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10 Last-minute Stays of Execution


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Ted Bundy Gets a Reprieve from "Old Sparky"
Ted Bundy, seated in court with his lawyers, while on trial for killings of two Florida State University students. © Bettmann/CORBIS
Ted Bundy, seated in court with his lawyers, while on trial for killings of two Florida State University students. © Bettmann/CORBIS

Ted Bundy, a serial killer who may have killed more than three dozen young women, was once described by journalist Hugh Aynesworth as "the most profound enigma in the history of U.S. criminal justice." Bundy, who was sentenced to die in 1978 for savagely bludgeoning two women to death in a college sorority house, and received another death sentence in 1980 for abducting and killing a 12-year-old girl, was as sick a monster as they come [sources: Florida State University, Johnson]. Yet he was also handsome, articulate and charismatic enough to draw scores of admiring groupies to the courtroom [sources: Aynesworth and Michaud].

And despite having multiple death sentences, the former law student managed to stay alive in prison for nearly a decade, in part by deftly manipulating the system to cause delays. For example, he twice sought postponements of a clemency hearing, and then on the eve of the third, fired his attorney in an attempt to put it off one more time [source: Nordheimer].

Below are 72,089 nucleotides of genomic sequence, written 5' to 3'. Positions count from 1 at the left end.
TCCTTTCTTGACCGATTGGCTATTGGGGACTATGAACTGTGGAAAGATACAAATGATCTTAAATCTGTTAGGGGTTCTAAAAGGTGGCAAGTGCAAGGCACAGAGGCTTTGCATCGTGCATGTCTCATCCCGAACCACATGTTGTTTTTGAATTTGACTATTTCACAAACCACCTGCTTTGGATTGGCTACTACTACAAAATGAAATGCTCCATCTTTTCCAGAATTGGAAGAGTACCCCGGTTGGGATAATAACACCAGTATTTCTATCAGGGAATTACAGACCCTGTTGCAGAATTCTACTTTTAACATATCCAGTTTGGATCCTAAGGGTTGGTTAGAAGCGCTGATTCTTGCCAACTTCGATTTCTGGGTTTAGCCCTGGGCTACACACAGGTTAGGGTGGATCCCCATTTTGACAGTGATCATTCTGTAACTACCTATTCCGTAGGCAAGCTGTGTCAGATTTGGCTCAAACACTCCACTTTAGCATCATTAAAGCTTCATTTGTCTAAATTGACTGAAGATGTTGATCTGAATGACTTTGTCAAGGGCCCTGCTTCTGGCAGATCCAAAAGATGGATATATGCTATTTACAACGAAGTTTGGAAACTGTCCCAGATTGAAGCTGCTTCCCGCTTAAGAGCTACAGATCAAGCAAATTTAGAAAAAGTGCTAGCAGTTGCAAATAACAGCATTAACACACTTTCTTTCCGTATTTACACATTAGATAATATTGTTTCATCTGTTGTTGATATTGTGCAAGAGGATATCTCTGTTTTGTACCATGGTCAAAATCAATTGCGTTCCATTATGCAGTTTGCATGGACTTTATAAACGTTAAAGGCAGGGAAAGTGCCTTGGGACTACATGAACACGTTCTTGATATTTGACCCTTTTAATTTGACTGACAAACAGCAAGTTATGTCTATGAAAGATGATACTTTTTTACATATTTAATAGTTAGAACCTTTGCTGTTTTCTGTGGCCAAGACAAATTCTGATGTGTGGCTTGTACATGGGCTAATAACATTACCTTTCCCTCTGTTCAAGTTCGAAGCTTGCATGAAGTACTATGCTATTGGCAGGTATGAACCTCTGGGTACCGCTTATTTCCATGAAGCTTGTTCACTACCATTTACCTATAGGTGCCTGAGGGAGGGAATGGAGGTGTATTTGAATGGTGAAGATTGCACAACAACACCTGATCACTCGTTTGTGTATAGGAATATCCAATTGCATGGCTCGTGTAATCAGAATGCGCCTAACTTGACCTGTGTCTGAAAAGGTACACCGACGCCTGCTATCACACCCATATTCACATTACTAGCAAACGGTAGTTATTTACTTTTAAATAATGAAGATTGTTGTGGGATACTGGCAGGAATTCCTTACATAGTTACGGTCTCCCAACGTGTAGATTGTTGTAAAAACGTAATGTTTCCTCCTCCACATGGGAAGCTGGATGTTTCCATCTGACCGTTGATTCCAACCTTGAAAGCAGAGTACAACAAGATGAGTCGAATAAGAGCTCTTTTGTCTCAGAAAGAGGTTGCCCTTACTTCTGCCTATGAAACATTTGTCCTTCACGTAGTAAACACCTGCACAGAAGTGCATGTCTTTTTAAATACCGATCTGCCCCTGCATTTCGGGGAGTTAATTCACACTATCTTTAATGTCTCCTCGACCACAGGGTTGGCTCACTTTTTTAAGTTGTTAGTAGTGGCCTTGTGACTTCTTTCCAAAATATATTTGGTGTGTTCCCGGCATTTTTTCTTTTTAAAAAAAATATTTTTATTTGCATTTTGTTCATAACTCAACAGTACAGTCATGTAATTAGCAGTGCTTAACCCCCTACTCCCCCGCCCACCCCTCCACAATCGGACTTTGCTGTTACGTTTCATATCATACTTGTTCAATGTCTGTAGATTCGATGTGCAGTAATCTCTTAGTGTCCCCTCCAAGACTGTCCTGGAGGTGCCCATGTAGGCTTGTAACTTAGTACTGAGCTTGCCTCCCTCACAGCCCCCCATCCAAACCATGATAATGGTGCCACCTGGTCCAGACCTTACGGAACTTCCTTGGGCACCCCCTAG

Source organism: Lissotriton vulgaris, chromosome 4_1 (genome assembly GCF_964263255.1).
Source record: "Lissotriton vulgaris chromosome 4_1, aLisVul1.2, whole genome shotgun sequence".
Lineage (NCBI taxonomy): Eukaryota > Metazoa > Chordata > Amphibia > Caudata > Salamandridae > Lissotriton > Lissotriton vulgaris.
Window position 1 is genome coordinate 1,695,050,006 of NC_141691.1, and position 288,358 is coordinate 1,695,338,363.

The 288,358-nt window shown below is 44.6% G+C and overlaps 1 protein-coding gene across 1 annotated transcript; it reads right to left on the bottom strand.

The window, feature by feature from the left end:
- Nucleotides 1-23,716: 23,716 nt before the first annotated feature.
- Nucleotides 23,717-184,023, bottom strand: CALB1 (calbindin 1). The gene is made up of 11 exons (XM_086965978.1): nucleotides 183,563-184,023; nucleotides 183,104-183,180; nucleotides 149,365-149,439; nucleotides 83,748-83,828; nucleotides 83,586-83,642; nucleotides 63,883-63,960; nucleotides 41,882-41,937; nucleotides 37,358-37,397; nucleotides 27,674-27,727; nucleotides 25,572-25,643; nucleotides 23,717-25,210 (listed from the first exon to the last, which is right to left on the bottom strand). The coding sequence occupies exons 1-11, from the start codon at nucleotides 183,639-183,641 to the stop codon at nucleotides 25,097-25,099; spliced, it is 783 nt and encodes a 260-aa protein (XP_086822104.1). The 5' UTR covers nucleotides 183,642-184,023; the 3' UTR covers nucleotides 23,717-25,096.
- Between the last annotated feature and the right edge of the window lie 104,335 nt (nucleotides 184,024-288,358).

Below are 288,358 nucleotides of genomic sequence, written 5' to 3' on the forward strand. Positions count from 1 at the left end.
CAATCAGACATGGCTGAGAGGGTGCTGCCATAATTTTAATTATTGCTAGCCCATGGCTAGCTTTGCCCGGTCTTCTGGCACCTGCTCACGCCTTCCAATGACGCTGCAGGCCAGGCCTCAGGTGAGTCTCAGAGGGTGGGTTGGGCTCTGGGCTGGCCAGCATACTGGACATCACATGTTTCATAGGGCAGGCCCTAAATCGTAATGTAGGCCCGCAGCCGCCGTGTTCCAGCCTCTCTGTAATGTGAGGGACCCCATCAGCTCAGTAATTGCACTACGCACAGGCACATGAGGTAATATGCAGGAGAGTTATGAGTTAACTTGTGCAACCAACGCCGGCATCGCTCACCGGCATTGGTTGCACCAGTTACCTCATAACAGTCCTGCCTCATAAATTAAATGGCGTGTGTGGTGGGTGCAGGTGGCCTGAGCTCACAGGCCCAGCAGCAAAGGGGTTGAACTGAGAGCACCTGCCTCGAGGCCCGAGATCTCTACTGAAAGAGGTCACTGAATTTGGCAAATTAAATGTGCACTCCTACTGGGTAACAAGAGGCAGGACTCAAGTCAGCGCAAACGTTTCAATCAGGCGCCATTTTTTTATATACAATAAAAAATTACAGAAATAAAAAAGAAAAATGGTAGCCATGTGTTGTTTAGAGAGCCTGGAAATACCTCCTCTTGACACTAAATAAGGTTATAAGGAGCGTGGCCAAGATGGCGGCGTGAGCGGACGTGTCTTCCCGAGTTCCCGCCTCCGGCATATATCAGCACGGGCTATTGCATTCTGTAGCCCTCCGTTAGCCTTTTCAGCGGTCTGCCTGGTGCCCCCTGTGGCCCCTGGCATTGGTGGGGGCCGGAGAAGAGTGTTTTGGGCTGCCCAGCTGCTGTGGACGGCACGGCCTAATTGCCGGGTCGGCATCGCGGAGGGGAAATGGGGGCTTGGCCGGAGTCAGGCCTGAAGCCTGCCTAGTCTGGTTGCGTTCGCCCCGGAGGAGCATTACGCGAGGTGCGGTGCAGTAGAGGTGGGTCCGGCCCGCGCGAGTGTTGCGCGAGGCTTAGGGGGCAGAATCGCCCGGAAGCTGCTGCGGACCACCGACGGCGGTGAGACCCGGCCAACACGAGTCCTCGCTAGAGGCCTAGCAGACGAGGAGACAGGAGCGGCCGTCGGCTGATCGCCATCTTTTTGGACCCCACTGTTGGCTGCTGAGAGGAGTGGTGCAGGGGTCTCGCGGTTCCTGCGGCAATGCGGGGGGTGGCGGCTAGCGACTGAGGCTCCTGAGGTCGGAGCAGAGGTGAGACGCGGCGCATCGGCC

Bundy also won multiple stays of execution. In November 1986, two hours after a federal judge in Orlando rejected his appeal, he got a three-judge federal appeals panel to grant him an indefinite stay. The order came at 12:50 a.m., just six hours before he was to be executed [source: United Press International]. On Jan. 24, 1989, though, Bundy finally ran out of tricks, kept his date with "Old Sparky" and was electrocuted at Florida State Prison [source: Nordheimer].


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